And so BAM continued to grow. While it continued to lead the way in streaming services, offering MLB AtBat — MLB’s streaming video app — by 2007 and streaming in 720p high-definition a year later, it took on more clients outside of just baseball. This included, ESPN, which was preparing to launch the WatchESPN platform in 2010 that later rebranded as part of the ESPN app. BAM also entered into an agreement with WWE to launch its streaming service in 2014.
By late 2014, HBO hired MLB to develop the back-end to what became known as HBO Now. With Playstation Vue soon to launch as well and a deal brewing with the NHL, BAM had reached an inflection point.
It was dead set on continuing to set the streaming standard from a baseball perspective, but needed to find the right way to branch off to serve its other clients.
In February 2015, BAMTech officially spun off from BAM to serve the streaming needs of outside organizations. MLB and NHL retained ownership stakes in BAMTech as the company sought outside investors, and a year later, Disney purchased its own minority stake for $1 billion.
What came next was a period of accelerated growth, with BAMTech reaching deals with FOX Sports, MLS, Riot Games, later launching BAMTech Europe and partnering with Eurosport.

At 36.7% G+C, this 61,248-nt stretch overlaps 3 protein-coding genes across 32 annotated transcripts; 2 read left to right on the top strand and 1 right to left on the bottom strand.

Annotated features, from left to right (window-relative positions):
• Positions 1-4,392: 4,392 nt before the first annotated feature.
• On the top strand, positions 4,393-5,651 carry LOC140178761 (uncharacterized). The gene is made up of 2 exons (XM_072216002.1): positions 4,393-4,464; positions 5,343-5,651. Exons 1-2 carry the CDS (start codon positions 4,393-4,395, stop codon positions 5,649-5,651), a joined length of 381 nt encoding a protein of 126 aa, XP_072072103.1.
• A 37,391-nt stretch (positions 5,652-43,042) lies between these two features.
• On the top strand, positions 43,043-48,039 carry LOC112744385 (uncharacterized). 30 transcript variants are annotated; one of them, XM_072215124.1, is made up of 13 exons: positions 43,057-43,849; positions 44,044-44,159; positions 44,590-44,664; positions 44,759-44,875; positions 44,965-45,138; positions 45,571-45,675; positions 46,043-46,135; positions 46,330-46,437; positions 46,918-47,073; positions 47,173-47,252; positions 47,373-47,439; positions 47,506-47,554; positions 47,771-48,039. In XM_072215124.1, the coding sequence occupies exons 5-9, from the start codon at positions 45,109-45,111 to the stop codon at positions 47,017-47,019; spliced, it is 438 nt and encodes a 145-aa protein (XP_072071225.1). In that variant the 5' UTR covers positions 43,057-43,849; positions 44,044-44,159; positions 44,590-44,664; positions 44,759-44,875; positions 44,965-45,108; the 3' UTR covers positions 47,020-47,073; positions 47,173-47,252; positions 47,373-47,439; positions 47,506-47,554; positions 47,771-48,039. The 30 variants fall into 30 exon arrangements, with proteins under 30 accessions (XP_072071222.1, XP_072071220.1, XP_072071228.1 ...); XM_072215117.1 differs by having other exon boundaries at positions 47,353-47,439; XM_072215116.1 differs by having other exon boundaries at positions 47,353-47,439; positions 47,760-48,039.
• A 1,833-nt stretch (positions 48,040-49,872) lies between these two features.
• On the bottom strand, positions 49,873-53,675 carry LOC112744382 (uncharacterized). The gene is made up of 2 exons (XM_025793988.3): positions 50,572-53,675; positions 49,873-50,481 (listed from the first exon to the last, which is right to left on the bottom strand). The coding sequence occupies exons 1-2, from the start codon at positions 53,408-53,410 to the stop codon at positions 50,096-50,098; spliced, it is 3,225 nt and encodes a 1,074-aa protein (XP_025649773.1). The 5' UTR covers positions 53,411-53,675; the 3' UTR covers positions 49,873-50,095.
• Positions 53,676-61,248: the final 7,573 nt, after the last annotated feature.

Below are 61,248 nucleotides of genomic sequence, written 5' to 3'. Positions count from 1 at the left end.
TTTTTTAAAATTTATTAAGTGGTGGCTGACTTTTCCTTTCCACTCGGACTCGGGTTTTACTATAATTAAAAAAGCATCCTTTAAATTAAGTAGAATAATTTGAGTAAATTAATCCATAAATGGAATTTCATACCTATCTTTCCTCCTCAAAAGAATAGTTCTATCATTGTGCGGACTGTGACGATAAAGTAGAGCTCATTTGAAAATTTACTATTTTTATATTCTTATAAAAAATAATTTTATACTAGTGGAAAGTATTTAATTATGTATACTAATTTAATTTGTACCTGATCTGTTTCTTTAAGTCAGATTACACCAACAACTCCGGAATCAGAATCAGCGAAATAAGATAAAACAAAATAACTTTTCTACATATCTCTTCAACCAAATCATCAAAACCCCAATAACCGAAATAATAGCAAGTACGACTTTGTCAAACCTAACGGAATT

Eurosport, which implemented BAMTech’s back-end platform in 2017, brought with it 60 million monthly users across 52 countries. It enabled BAMTech to open offices in Amsterdam and Manchester, making it a truly global company.
With that, came new challenges, like dealing with different currencies and privacy rules, as Disney streaming executive VP Joe Inzerillo explained in a piece on streamingmedia.com:
“You can’t just be good in your home territory,” he said. “You have to be good everywhere, and you might not be able to make the kind of investments you need to make in content.”
The Disney Takeover
Disney upped its ownership in MLBAM to a controlling stake of 75% in 2016 for $1.58 billion, giving the company a $3.75 billion estimated valuation. With Mickey Mouse already owning ESPN, the company soon announced what became ESPN+ —the OTT (over the top) streaming service. Unlike WatchESPN, ESPN+ continues to exist independent of cable subscriptions, allowing leagues to negotiate directly for ESPN+ rights packages.
For MLB, this meant a huge financial windfall to the tune of $50 million per team.
(Keep that in mind the next time a small-market, low-payroll team cries poverty.)
Disney+, the pure Disney companion to ESPN+, came shortly after, and as of July 2021, had 116 million users. Hulu’s live TV offering came in 2017, hastening the formulation of the now-famous “Disney bundle” of Disney+, ESPN+, and Hulu for a single monthly fee.
BAMTech soon became the more aptly named Disney Streaming Services, and earlier this year, Disney bought the NHL’s 10% ownership stake in the entity for $355 million. It could soon take MLB’s 15%, leaving the company entirely to Disney.
And to think.
This Disney-owned streaming and technology giant, complete with the Star Wars and Marvel Studios catalogs, started with 30,000 people watching the Yankees beat up on the Rangers back in the summer of ’02.